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Montreal Canadiens goalie Jaroslav Halak is consoled by Scott Gomez after a Philadelphia Flyers' goal during the third period of Game 2. (MIKE SEGAR/Reuters)
Montreal Canadiens goalie Jaroslav Halak is consoled by Scott Gomez after a Philadelphia Flyers' goal during the third period of Game 2. (MIKE SEGAR/Reuters)

Habs look to home crowd for lift Add to ...

The Montreal Canadiens have been more successful on the road than at home this postseason, but there is nonetheless a sense of palpable relief within the squad at returning the friendly confines of the Bell Centre.

If the Habs are down 2-0 to the Philadelphia Flyers and facing a must-win tonight - although, in fairness, they're all must-win games at this time of year - better to face the challenge with a boisterous home crowd behind them.

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"I think the change of scenery helps a little bit after the way the first two games went," said winger Michael Cammalleri, who is leading the team in scoring with 18 points, but has been held off the scoresheet since game seven against Pittsburgh.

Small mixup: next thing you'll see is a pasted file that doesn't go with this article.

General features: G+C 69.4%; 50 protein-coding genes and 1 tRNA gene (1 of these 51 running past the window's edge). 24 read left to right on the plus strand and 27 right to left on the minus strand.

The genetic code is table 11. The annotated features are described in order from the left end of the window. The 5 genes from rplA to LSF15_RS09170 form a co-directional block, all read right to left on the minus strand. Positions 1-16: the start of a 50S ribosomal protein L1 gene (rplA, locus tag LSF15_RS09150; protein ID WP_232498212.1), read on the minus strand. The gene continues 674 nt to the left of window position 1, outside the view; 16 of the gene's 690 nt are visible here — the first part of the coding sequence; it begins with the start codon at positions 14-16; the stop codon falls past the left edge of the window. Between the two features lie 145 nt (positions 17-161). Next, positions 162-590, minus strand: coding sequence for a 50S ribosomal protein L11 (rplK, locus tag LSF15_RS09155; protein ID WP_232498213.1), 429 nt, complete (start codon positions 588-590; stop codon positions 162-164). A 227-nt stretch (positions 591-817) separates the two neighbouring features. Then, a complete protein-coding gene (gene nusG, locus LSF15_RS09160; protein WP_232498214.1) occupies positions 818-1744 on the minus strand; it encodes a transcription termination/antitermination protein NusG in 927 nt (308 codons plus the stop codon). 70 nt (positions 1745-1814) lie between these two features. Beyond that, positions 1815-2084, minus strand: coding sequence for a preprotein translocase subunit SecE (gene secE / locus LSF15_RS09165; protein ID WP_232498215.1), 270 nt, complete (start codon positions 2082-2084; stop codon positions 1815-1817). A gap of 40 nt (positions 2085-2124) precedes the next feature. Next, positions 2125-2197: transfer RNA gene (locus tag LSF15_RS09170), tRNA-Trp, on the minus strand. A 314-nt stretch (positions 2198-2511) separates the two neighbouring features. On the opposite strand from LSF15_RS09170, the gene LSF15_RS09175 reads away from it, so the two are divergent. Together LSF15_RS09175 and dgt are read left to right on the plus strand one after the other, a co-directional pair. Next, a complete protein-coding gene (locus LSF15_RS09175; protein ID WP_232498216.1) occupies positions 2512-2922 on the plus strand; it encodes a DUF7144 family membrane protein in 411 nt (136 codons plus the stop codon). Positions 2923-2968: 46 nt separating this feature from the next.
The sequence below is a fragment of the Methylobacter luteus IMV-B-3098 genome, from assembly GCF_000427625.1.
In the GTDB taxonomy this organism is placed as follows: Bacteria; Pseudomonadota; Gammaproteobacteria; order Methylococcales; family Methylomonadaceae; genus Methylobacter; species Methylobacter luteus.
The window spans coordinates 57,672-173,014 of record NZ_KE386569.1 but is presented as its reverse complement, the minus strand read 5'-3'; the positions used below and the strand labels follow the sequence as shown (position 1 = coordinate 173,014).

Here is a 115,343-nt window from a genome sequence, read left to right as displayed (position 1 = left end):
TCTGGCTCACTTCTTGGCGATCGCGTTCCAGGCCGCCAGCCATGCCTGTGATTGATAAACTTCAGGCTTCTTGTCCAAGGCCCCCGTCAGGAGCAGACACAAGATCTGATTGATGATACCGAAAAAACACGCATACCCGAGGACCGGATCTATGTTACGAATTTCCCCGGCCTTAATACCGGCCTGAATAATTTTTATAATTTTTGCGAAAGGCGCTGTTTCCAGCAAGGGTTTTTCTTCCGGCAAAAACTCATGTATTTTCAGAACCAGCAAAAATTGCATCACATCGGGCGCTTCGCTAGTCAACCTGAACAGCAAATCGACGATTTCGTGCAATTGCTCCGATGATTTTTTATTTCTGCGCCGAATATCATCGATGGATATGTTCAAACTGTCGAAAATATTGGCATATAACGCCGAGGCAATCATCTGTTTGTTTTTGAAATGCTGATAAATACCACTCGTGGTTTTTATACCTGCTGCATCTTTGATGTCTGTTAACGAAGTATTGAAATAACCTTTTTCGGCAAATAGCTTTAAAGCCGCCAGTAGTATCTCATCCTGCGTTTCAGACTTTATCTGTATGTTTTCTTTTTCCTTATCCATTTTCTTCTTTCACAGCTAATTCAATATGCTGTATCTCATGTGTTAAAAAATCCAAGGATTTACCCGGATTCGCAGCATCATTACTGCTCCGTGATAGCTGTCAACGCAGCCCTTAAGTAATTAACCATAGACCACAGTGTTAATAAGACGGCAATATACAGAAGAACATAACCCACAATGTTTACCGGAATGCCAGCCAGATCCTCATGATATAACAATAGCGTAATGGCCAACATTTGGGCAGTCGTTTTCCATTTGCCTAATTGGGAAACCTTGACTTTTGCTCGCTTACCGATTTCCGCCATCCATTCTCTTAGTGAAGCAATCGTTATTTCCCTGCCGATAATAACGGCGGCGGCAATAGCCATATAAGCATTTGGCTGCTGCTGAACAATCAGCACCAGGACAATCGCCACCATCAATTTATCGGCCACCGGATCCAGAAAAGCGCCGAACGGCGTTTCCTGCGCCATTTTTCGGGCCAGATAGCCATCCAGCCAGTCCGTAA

The Canadiens have notched five of their eight playoff wins on hostile rinks, and are a modest 4-6 at home.

If they are to be the first team to come back from an 0-2 series deficit against the Flyers (they are 16-0 when acquiring that head-start in the playoffs), the journey begins tonight.

"We feel good, pumped up," said centre Glen Metropolit.

Canadiens coach Jacques Martin was typically cryptic about his lineup decisions for tonight, although there were indications that wingers Mathieu Darche and Sergei Kostitsyn could make way for a seventh defenceman and the reinsertion of forward Benoit Pouliot, who was cast aside for Game 2.

Jaroslav Halak is expected to get the start in goal, despite giving up seven goals in the first two games of the series.

Blue liner Ryan O'Byrne told NHL.com that he's in the lineup tonight, his six-foot-five, 240 pound presence will be welcomed as the Habs try to parry the Flyers' net-crashing forwards.

But the Canadiens will also have to find a way to kickstart their power-play, which has yet to cash in the playoffs, and resolve deficiencies in their penalty killing, which was virtually impregnable in the opening rounds.

"That's been the difference in the two games. They've scored power-play goals. We haven't scored, and we haven't done the job penalty killing, so we know that, and I think we need to focus on our strengths," Martin said. "When you focus on your strength, you definitely need to have a net presence, but you also need to focus on your strength as a team."

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